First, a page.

What, exactly, is a news nugget, and what’s in it?
Dave Winer suggests a nugget-of-news is 185 characters, on average. I was skeptical: He came to this number by taking the average New York Times Headline + Summary Description. That’s not a news nugget: That’s a news pointer.
In programming, a pointer is a reference that tells you where to look for the data, and what kind of data to expect. Kind of like the shortcuts you have on your desktop: They’re not the actual documents, web pages or applications you use, but they tell you what you’re going to get and take you to it.
Headlines and descriptions aren’t the news: They tell you what the news will be, but the news itself is the facts, quotations and new information that make up the article. And while you’ll see a lot of headline pointers being passed around on Twitter, any “social media expert” who salivates over Bit.ly statistics will tell you that including these facts, rather than just the headline, will boost interest. In newspaper writing, it is pretty well drilled into you that each news paragraph should be a single idea, and each paragraph no more than one or two sentences. Each graph is a real news nugget, in other words: Just one idea, fact or quotation that stands by itself but is what people are really interested in and how they judge whether the writer or editor earned that outrageous headline at the top.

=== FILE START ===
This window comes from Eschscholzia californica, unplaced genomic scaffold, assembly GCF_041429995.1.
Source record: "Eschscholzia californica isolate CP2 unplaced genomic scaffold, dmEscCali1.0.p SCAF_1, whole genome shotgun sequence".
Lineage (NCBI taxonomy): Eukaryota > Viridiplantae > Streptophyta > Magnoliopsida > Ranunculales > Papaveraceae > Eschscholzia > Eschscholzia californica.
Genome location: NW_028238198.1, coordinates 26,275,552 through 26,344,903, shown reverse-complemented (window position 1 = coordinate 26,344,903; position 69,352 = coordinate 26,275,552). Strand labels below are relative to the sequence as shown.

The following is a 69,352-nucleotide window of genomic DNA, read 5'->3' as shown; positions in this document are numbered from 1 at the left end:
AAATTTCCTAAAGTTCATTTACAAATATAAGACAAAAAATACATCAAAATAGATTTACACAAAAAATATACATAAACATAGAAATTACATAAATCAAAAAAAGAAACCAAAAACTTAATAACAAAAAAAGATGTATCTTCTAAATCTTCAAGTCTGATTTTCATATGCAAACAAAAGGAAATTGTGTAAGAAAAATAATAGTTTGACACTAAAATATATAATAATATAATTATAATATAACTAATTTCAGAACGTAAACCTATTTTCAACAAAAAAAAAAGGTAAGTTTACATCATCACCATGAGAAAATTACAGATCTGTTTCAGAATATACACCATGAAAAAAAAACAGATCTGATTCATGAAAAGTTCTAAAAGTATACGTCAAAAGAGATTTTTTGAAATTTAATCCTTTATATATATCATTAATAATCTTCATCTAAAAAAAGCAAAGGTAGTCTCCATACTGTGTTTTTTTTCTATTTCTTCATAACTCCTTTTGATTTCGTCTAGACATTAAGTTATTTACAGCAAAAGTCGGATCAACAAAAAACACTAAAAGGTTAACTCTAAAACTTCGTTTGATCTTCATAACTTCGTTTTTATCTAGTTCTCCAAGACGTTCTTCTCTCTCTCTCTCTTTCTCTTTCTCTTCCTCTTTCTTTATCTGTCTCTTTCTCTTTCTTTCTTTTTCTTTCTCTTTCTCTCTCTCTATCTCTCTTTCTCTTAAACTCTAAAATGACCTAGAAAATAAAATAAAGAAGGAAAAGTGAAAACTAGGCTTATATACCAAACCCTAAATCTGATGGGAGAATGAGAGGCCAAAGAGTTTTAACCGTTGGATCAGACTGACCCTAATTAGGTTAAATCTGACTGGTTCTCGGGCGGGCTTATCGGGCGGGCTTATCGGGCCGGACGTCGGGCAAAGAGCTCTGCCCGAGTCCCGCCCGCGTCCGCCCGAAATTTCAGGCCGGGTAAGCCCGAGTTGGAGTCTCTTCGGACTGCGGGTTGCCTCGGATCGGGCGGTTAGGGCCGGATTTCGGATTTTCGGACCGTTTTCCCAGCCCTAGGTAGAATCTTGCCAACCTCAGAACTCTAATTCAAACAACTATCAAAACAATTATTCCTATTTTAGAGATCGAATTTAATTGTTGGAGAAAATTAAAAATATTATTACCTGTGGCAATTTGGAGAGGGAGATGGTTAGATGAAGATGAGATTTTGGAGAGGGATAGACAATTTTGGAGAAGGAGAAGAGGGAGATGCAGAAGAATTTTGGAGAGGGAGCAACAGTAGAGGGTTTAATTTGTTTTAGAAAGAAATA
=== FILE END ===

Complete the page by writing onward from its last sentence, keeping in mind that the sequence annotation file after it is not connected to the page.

So I ran the numbers on a bunch of random Associated Press articles I pulled together into a Google Doc, and was disappointed to see that even with his crazy notions about nuggets filled with fluff headlines and fatty descriptions (I think he’s been chowing down his nuggets at McDonalds), the average AP article’s paragraphs run almost exactly the same length as Winer’s nugget: 183 characters, not including any meta data. How long is that? Here:
Etiam aliquam elit justo, non dapibus sapien. Pellentesque ornare, dui eget tristique mollis, augue nulla dapibus, vel sollicitudin enim. Fusce ac ipsum vel velit malesuada congue vel in neque. Nunc eget erat lorem.
Either way, these nuggets are longer than Twitter’s 140 character limit, imposed by cell phone text limitations. Hmm. Maybe Dave is on to something after all.